As a young girl, I would sit down on the carpet of my room and write small secrets into my puppy-themed diary with my pink-feathered pen. It was a daily occurrence in my childhood, filling the pages with the names of kindergarten crushes and stories of days in school. It was my own little ritual.
Although many kids tend to grow out of their diary-writing days, I — on the other hand — still fill most of my nights with pages and pages of entries to this day. Even at 22 years old, I keep a diary within close range, although I have definitely graduated past puppies and pink feathers.
I found that keeping a diary helped me with self-reflection. I often write of my experiences and hardships and look back on them as a way to look at how far I’ve come and how much I’ve evolved since then. It’s a perfect way to record my progress with my mental and emotional health, as well as to find patterns in what might be affecting it.
My journal helps me purge out my emotions when I need to most. Instead of dwelling on my negative thoughts and feelings, I spill all that negativity onto its pages until I’m completely alleviated of it. It keeps me from holding grudges or bottling things up, generally benefitting me in the long run. I know that along with my general support system, I also have my diary always readily available.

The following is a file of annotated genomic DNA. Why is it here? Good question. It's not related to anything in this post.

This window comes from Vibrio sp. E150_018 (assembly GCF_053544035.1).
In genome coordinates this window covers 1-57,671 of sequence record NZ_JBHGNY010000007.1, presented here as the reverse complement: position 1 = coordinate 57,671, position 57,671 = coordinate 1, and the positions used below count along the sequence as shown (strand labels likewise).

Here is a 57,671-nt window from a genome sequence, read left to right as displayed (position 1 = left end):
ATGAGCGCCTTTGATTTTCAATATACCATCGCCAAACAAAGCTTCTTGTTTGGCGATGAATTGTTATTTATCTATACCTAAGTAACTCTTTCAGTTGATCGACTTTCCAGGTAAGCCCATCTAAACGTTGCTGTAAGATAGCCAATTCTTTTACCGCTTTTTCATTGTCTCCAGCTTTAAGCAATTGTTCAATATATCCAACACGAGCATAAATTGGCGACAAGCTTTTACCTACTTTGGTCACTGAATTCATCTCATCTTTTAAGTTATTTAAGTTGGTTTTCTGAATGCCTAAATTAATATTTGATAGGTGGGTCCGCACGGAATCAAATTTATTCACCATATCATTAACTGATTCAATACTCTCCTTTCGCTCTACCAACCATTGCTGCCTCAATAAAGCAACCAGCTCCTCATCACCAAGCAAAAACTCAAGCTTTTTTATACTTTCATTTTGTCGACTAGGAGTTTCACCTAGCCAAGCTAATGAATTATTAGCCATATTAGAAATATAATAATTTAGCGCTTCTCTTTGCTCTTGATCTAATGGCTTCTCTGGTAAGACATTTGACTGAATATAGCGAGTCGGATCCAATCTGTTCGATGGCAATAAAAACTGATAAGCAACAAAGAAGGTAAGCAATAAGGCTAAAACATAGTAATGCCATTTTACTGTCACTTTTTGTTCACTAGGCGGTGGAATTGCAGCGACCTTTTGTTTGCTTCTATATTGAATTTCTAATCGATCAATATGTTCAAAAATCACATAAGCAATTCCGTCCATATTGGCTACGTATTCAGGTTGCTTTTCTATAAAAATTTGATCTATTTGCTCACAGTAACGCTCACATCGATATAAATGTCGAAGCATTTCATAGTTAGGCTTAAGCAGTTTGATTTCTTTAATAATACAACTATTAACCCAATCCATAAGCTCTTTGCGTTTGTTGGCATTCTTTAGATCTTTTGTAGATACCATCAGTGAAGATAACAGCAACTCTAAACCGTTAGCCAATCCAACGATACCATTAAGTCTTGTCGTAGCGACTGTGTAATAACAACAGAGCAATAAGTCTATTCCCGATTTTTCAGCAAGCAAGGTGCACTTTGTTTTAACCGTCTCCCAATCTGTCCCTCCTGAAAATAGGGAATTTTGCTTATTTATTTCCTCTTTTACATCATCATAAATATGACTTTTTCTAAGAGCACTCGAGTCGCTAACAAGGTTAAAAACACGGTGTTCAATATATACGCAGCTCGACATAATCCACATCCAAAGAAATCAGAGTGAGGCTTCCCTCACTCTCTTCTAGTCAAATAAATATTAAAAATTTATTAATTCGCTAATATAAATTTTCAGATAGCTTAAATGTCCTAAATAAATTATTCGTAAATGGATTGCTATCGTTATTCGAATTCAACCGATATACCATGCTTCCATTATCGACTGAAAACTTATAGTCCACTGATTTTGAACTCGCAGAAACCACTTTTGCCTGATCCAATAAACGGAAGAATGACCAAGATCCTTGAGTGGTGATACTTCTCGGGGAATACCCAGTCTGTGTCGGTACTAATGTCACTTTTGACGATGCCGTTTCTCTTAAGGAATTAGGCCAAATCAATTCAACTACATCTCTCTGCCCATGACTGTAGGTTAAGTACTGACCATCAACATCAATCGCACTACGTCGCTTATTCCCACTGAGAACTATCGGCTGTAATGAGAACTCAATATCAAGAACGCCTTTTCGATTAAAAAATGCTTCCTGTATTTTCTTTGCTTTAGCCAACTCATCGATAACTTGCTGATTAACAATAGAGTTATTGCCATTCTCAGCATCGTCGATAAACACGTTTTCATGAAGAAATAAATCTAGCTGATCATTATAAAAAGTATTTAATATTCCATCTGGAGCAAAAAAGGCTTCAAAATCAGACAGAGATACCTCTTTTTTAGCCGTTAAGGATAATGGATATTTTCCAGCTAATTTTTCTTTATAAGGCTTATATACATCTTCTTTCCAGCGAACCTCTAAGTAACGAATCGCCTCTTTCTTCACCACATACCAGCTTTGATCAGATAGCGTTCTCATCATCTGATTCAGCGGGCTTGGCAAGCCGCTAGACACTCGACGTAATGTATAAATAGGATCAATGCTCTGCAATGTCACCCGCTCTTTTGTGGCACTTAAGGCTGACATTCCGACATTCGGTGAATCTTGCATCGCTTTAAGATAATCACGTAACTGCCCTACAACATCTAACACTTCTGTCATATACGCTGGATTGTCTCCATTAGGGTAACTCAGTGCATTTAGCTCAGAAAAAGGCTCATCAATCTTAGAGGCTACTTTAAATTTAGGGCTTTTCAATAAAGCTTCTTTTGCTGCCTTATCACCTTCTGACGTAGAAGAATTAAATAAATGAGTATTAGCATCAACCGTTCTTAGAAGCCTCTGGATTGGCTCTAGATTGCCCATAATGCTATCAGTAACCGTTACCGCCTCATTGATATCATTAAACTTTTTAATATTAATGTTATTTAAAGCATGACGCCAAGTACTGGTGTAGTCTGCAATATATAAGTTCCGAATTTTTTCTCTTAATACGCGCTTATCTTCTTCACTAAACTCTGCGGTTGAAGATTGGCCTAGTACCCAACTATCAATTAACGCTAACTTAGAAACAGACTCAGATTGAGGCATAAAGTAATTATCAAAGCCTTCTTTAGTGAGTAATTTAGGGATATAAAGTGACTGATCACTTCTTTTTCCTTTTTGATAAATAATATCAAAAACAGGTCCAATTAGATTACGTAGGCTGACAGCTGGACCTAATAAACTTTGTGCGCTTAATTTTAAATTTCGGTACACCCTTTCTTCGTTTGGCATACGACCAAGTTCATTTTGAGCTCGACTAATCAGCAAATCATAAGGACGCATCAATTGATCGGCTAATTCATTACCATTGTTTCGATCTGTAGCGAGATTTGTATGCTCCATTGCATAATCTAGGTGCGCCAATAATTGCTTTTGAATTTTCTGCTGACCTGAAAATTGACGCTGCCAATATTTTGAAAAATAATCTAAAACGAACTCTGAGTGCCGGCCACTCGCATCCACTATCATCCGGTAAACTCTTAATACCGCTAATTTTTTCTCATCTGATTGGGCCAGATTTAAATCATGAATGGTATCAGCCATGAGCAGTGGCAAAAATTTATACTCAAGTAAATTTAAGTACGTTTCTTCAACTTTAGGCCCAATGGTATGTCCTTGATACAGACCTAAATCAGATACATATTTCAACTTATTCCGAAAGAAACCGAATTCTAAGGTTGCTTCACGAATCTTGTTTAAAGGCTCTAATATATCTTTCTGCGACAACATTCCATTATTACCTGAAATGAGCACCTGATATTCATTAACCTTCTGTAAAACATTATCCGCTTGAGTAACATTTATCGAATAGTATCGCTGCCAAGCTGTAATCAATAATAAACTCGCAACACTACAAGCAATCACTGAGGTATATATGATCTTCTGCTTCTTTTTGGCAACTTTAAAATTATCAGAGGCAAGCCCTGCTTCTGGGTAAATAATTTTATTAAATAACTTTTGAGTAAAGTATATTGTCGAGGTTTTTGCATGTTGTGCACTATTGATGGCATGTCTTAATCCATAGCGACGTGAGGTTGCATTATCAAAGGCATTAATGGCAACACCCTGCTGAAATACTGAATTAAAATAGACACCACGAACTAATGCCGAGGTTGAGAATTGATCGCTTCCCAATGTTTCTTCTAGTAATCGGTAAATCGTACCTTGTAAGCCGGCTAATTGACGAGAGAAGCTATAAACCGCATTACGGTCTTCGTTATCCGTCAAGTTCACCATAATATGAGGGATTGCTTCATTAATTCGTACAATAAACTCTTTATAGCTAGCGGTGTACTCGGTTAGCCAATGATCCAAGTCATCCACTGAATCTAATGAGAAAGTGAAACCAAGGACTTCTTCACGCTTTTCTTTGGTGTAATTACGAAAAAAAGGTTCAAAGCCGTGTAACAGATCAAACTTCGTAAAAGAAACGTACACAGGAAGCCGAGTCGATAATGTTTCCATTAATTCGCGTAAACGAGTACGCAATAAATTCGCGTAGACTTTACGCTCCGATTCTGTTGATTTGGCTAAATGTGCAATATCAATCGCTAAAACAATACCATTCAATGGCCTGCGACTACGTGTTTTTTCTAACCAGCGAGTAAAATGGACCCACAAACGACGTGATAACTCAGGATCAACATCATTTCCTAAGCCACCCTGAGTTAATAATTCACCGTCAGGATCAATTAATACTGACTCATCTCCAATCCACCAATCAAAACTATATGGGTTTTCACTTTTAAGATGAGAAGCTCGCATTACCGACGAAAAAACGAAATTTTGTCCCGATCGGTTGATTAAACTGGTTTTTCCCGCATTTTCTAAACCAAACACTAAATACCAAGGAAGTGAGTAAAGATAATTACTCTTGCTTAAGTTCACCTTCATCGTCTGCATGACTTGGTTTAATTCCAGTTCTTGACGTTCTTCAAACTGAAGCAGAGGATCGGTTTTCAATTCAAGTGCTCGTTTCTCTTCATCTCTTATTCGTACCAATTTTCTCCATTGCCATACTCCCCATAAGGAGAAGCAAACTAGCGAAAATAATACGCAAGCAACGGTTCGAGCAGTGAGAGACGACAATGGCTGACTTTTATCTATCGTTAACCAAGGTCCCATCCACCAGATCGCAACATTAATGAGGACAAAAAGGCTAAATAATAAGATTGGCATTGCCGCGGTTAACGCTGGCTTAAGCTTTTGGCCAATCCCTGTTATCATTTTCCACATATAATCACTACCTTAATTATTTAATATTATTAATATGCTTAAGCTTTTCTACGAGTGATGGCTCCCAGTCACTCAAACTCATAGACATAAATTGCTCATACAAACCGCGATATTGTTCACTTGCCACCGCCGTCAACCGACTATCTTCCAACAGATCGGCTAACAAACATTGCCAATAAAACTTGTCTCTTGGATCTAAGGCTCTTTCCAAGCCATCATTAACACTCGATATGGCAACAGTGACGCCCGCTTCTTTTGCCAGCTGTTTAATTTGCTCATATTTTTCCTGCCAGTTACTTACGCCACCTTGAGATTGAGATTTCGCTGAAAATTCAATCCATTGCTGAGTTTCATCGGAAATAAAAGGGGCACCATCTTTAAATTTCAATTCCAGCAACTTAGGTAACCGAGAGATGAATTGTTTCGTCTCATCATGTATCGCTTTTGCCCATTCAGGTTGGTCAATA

Journals also don’t only have to be for secrets and emotional thoughts. I often use my journal for reminders and creative ideas that come to me throughout the day. I’m incredibly forgetful, so writing things I want to remember in my journal greatly benefits me. I fill its pages with important dates, brainstorms, inspirations and more — basically holding everything that could ever be important to me.
I’m also really expressive, and being unable to do so makes me feel suffocated. My diary allows me to spill mounds of creativity into it, whether through the general aesthetic I wish it to look like or the words I want to put into it. It’s a form of expression that I have complete control over without judgment from others.
I think it’s time to retire the notion of gendered immaturity often associated with diaries. Journaling not only maintains many personal benefits, but it’s also just a fun thing to do. You can make it into a small project to dedicate your time to.
My diary is an extension of who I am. It holds significant pieces of my soul within its binding, and I wish to never give up the hobby at any point in my life. Diaries genuinely aren’t just for little girls. They’re for anyone looking for simple modes of reflection, expression and clarity.